Getting Started with Dutch Oven Cooking – How to Cook with a Dutch Oven

In this next article in the Getting Started with Dutch Oven Cooking series, we'll discuss how to cook with a dutch oven.  Cooking with a dutch oven isn't difficult.  It's all about controlling the temperature.  And you do that with charcoal briquettes.

Use Charcoal Briquettes

The easiest way to cook with dutch ovens is to use briquettes.  You can cook right on a fire, but that takes a bit more skill.  The coals from a fire just won't be as consistent as charcoal briquettes.  When you are just getting started, use briquettes.

Use a good quality briquette.  Kingsford briquettes are good and will last sufficiently long.  Avoid the briquettes that are pre-soaked with lighter fluid like MatchLite.  They won't last as long.  Just use a charcoal chimney to get briquettes started.

How Many Briquettes Do I Use?

The general rule is to take the diameter of the dutch oven and multiply by two to get the number of briquettes to use to maintain a temperature at roughly 350 degrees (which works for most dutch oven dishes).  Note that this is only a general rule and you'll need to adjust the number.  Many things, from the quality and thickness of the dutch oven, to air temperature and wind will affect how many briquettes you 'll need to keep sufficient heat to cook your dish.

Always remember that you can always cook something little bit longer if the heat isn't quite enough, but you can't undo burned food if the heat was too much.

How Do I Place the Briquettes?

You'll generally want to have coals both underneath and on top of the dutch oven.  If you are cooking soups, stews, or chilis, you'll want more underneath and fewer on top.  If you are cooking bread, you'll need more on top and few underneath.  For roasting meats, and cooking casseroles, vegetables or other general dishes, you'll want an even distribution.

For example, if you had a 12" dutch oven, use the following chart as a rough estimate for how many coals to put underneath and on top:

DishNumber of Briquettes On TopNumber of Briquettes Underneath
Soups, Stews, Chilis915
Breads, Rolls, Biscuits, Cakes, Pies159
Roasted Meats, Casseroles, Vegetable Dishes1212

Dutch oven briquettesThe best way to distribute the coals is to put them in a circle underneath the dutch oven, just in from the outside edge of the bottom of the dutch oven.  And then put 1 in the middle.  I just returned from seeing the Dutch Oven World Championship Cook-off and one of the presenters on the side said that he takes one coal and uses his tongs to split it into a couple pieces to use in the center.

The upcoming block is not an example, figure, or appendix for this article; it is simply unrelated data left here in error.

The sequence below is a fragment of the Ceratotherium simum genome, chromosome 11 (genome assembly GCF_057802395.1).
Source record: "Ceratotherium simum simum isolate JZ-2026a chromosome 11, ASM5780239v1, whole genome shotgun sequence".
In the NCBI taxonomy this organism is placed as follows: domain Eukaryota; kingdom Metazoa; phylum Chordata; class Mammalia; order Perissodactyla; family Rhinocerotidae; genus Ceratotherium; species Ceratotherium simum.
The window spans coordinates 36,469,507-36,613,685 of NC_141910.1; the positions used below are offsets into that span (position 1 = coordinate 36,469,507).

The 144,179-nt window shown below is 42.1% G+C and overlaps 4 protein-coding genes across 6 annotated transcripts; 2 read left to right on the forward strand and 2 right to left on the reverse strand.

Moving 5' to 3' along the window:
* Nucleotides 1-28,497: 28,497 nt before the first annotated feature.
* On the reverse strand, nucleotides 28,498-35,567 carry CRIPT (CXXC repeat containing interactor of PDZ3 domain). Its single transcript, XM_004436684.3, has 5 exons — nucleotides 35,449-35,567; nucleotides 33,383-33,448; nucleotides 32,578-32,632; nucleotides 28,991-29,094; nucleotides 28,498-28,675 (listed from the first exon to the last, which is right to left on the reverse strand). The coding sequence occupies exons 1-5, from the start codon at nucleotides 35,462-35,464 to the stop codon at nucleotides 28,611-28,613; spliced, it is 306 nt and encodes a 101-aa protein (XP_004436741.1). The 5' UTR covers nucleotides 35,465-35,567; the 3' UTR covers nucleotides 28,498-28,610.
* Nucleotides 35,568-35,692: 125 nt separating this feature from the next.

On the top of the oven, space the coals evenly around the outside edge and then 2-4 around the handle in the middle. The heat will distribute through the dutch oven from the bottom and you'll get more even heating on the top.

Rotate, Rotate

If you put the coals in a circle underneath, you won't need to rotate the dutch oven, but if you choose otherwise, you should rotate the dutch oven by 90 degrees clockwise every 10 minutes.  And in both cases, rotate the lid counter-clockwise 90 degrees every 10 minutes.

Rotating will help keep hot spots from heating a particular location in the dutch more than other locations, helping prevent burning of your food.

Stacking Dutch Ovens

Stacking Dutch OvensThis is probably more for when you get more experience with dutch oven cooing, but one of the cool things about dutch ovens is that you can stack them, making more efficient use of the coals.

The coals on top of one dutch oven heat the top of that dutch oven, as well as the bottom of the dutch oven above it in the stack.

Stacking does take a bit more skill--more to worry about in terms of how many coals to use and rotating the dutch ovens in a stack is more involved.  But is pretty impressive to see a stack of dutch ovens cooking an entire multi-course meal!


That should do it for actually cooking with the dutch oven.  If you have any more suggestions,  please add them in the in the comments below.

In the article, I'll talk about accessories that you'll probably want to have when you get started dutch oven cooking, and some that you can add along the way.

See below for all the articles in this series on Getting Started with Dutch Oven Cooking:

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